The size of membrane perforation seems to affect implant survival. According to Hernandez-Alfaro et al,4 as long as the perforation size increases, the implant survival rate decreases. This inverse correlation is less prominent in recent studies, because surgeons nowadays are better equipped and trained to avoid the incidence of large perforations even with thin membranes. Nonetheless, once the perforation is confirmed, surgeons should exert every effort to avoid widening this perforation. We need to keep in mind that membrane perforation is associated with increased risk for bone graft failure and infection. Hence, the use of antibiotics can help not only in dodging these negative consequences but also in promoting both normal healing and typical surgical outcomes.
Conventional rotary instruments have been continually blamed for the incidence of membrane perforation. In contrast, the use of piezoelectric surgery appears to be promising in preventing membrane perforation, permitting adequate sinus lift, and maximizing patient satisfaction.1,5 The use of ultrasonic bone-cutting surgery allows cutting hard osseous tissues, while preserving the integrity of important anatomical structures.
Our study reveals no significant difference in the weighted implant survival rates between perforated and nonperforated side. To put it differently, appropriately handled and treated membrane perforation tend to show comparable implant survival when compared with intact membrane.
The management of Schneiderian membrane perforation starts immediately, once the perforation is confirmed. Gentle handling should be exerted with the avoidance of any unnecessary forces that can widen the size of perforation. Knowing the exact size of membrane perforation is important to determine the best course of action that the implantologist requires to follow (Table 5).1,18 In minor perforations of less than 1 mm, membrane folding on itself combined with a small collagen tape are usually sufficient measures to achieve appropriate closure that allows simultaneous implant placement. In small perforations between 1 and 3 mm, a collagen tape and a bioabsorbable membrane can suffice to close the perforation permitting simultaneous implant placement. In intermediate perforations between 3 and 6 mm, suturing and/or the application of fibrin adhesive is required. In most cases, closure of perforation needs to be supported with the use of bioabsorbable membrane and/or fixative tucks. If adequate closure can be achieved, implantologist can proceed with implant placement in the same session. In large perforations of greater than 6 mm, careful suturing and/or application of fibrin adhesive should be considered as well as the use of bioabsorbable membrane, that is placed only on the surface of sutured Schneiderian membrane.1,18 Fixative tucks are usually used to support the membrane and enhance bone healing. In all surgical management approaches, the osseous walls of the sinus are not covered with any membrane to maintain continuous blood supply to the bone graft.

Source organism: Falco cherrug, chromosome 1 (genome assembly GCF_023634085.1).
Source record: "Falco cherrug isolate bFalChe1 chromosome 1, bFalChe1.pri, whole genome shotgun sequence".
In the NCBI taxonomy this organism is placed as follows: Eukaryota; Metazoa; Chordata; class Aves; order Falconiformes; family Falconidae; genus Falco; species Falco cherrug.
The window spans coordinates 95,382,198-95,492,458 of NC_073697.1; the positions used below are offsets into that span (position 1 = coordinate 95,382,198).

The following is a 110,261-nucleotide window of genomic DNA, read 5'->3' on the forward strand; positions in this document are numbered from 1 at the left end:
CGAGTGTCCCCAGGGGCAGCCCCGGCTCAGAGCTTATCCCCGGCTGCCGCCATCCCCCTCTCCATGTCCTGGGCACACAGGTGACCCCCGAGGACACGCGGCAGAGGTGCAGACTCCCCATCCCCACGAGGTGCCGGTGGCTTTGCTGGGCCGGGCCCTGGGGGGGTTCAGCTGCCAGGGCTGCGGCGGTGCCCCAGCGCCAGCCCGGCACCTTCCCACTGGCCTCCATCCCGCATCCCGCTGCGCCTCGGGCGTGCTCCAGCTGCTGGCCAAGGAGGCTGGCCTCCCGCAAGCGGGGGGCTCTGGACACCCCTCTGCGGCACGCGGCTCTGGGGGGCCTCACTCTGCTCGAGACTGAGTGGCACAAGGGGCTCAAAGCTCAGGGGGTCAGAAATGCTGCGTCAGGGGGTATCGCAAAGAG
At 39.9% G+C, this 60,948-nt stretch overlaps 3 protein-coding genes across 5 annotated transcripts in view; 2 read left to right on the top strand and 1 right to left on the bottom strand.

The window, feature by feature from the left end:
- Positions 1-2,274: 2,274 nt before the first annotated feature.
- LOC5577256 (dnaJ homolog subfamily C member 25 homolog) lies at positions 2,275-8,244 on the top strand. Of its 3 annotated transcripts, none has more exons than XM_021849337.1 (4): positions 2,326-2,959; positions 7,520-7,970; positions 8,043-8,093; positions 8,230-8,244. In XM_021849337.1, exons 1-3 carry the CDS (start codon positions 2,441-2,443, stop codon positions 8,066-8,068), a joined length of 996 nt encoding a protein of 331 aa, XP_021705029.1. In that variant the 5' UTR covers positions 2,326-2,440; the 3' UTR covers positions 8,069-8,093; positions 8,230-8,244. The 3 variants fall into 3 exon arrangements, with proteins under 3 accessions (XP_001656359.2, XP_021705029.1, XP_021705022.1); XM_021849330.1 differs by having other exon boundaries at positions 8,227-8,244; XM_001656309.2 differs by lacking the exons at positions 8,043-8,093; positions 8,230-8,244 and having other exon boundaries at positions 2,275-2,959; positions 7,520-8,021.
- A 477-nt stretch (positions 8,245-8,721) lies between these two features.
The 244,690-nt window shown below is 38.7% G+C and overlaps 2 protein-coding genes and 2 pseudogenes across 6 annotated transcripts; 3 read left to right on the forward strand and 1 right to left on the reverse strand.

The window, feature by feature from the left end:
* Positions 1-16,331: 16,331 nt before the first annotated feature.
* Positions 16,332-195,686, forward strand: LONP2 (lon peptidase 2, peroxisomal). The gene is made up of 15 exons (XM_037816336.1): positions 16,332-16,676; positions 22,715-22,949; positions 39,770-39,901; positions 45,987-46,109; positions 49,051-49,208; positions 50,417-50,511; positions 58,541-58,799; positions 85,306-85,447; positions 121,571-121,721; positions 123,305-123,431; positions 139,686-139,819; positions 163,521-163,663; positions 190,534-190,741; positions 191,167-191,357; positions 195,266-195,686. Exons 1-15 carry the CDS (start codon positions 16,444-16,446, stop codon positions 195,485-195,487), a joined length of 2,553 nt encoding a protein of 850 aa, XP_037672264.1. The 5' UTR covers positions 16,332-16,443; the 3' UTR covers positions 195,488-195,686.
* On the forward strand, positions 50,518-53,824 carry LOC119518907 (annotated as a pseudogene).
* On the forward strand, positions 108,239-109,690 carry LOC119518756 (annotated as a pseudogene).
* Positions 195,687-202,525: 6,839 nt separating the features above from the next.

Because the quality of the study, study design, and study population varied widely across studies addressing the risk factors and complications of membrane perforation, we could not synthesize the data quantitatively. Nevertheless, future research should focus on exploring the possible risk factors of sinus membrane perforation and its clinical consequences by means of longitudinal randomized controlled trials of large sample sizes.
With a weighted incidence rate of 23.5% (approximately a ratio of 1:4), Schneiderian membrane perforation is still a common surgical complication occurring during sinus lift surgery. Predisposing factors for membrane perforation include the reduced thickness of Schneiderian membrane and the presence of sinus septa. Although the difference in implant survival rates between perforated and nonperforated side is not significant, the size of membrane perforation seems to affect implant survival.
To achieve optimum patient care, early recognition and management of membrane perforation is necessary to reduce morbidity and to achieve higher patient satisfaction. We should keep in mind that appropriately handled and treated membrane perforation tend to show comparable implant survival when compared with intact membrane. Contemporary advancements in surgical techniques and methods aimed at preventing the perforation of Schneiderian membrane are promising.
The author claims to have no financial interest, either directly or indirectly, in the products or information listed in the article.
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GRADE Working Group Grades of Evidence
High quality: Further research is very unlikely to change our confidence in the estimate of effect.
Moderate quality: Further research is likely to have an important impact on our confidence in the estimate of effect and may change the estimate.
Low quality: Further research is very likely to have an important impact on our confidence in the estimate of effect and is likely to change the estimate.
Very low quality: We are very uncertain about the estimate.
Keywords:Copyright © 2016 Wolters Kluwer Health, Inc. All rights reserved.
sinus augmentation; sinus floor elevation; dental implants; atrophic posterior maxilla; surgical management; survival rate